A few hours after dawn on a late-February morning at Nazaré, Ross Clarke-Jones came very close to death. The 51-year-old Australian legend towed into a 25-foot peak, went right, and came off his board at the bottom. Although that’s nothing out of the ordinary for Clarke-Jones, what happened next was.
“I headed out this morning around 8 am with my tow partner Carlos Burle,” RCJ explained through an email sent to the press. “I caught my first wave on the second peak, which I went right. Bailing off the wave I was pulled under the water for about 30 seconds, using my Quiksilver Airlift to inflate me to the surface I came up looking directly at the cave and rocks.”
Those rocks are a very dangerous place to be, as they’re inaccessible to the jetskis. Once a surfer is in that area, he’s basically on his own. “It was now up to Ross to get himself out this situation,” said 24-year-old Alexander Triebel, who filmed the footage you see above. “It was Ross against Mother Nature. He used the waves to his advantage as when he first was pulled in he was smashed around. Ross then placed himself behind one of the rocks to use as a barrier.”
Once he was in the rocks, he was nearly invisible to anyone who was looking for him from the water. “At this stage, they said they couldn’t even see me,” Clarke-Jones continued. “I took another hit which washed me straight onto the rocks, hitting my side which rolled over the rocks. Completely out of breath, I put myself into a safer area and hid behind a rock. Another set came in which dragged me in and out, exactly like a washing machine. Launching back into rocks, I hit my head and side. Forcing myself to stay conscious, I had an instant flashback to when I was 12 when my brother and I used to hide behind the rocks at Terrigal’s tube rock.”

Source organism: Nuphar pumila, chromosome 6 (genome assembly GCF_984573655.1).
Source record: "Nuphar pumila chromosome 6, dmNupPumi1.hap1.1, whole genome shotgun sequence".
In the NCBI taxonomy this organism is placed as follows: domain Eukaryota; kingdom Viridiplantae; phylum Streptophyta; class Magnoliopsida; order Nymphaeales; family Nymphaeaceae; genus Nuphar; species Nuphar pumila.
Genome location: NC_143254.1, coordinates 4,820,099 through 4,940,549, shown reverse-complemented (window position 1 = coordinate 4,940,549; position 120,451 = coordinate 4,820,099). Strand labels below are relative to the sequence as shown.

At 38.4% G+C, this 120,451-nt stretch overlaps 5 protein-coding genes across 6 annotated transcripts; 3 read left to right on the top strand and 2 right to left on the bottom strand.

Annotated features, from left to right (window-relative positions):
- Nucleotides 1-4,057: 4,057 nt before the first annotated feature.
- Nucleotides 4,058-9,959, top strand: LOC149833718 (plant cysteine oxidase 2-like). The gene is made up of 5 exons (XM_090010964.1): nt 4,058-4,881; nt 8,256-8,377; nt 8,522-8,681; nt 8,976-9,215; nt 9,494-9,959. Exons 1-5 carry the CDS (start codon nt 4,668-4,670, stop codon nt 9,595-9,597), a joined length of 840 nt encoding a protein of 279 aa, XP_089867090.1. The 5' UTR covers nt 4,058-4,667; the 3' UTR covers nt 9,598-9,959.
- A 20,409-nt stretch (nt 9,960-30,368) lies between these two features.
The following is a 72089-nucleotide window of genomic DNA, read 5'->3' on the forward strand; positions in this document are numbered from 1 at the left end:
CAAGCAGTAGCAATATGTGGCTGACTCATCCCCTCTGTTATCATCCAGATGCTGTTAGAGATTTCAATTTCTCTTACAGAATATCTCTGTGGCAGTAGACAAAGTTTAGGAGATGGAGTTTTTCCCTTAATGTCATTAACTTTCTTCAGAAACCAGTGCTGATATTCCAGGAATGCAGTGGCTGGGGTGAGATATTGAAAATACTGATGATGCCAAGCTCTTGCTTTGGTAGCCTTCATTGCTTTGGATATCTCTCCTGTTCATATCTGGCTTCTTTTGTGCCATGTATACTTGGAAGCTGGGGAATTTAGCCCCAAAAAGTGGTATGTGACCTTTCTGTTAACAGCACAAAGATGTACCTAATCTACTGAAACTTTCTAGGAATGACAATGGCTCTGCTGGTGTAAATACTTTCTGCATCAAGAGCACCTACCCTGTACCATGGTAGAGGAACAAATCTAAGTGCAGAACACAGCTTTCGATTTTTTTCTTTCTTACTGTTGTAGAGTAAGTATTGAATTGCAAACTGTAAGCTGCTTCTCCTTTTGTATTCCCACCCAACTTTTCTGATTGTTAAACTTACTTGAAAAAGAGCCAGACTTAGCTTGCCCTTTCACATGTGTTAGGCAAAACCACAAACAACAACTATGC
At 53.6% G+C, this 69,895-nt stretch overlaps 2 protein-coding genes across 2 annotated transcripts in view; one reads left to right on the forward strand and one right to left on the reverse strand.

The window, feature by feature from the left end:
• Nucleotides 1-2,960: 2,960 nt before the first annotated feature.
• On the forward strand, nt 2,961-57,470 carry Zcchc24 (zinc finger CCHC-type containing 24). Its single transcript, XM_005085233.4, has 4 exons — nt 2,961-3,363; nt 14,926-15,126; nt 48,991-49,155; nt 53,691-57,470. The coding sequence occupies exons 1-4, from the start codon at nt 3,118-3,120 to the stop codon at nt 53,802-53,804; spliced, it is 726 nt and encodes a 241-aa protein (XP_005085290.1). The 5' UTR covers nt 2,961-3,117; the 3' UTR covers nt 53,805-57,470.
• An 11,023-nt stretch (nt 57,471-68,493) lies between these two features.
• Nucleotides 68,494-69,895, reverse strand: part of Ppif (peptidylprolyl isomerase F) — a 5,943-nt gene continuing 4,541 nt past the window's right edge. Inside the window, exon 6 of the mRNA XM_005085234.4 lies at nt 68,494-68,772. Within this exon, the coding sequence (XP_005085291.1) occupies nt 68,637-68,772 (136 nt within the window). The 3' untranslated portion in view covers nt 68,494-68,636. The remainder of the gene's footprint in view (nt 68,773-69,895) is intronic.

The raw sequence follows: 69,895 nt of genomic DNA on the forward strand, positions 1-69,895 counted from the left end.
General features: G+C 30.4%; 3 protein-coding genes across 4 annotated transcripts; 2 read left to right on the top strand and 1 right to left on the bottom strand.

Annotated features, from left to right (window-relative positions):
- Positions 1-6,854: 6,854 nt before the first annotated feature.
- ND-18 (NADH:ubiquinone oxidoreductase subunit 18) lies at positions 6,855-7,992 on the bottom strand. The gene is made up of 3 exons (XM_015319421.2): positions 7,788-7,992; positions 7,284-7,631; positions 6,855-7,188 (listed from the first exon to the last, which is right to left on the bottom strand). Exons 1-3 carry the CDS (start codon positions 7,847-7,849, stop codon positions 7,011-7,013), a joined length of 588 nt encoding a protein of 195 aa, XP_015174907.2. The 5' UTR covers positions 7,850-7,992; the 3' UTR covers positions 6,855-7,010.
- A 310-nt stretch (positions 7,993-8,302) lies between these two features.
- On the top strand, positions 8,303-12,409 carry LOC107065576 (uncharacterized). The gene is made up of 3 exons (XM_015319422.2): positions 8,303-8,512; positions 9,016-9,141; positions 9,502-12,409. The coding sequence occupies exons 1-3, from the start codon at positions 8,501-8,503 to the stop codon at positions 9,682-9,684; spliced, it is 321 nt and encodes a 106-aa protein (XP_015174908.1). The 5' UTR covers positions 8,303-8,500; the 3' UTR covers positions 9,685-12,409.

Now, Clarke-Jones found himself in a boulder field full of jagged of rocks at the base of a hundred foot cliff with only himself to rely on. If it weren’t for his years of experience there, it’s likely that Ross would have drowned. “I personally think that there aren’t many surfers that could have gotten themselves out of this situation,” said Axi Muniain, who was one of the five people trying to reach him on jetskis. “It was RCJ’s age and wave knowledge that saved him. He used the waves and water to his advantage.”
All in all, he came out relatively unscathed—a mild concussion and a possible broken leg—but those injuries are just a few more tallies on a long list. Fin cuts, spinal and neck injuries, broken ribs, torn biceps, multiple knee injuries, and a broken shoulder is just some of the damage he’s done to his body over the years.
For his part, RCJ doesn’t seem all that concerned. After a flogging that would send most into a blubbering panic, he reached the top of the cliff with a smile on his face. “You know what you sign up for when you surf Nazare,” he said. “I always have a hell of a time but this was a nice reminder that you never take it for granted. Especially on the smaller days like today where you can get complacent… it was a big mistake.”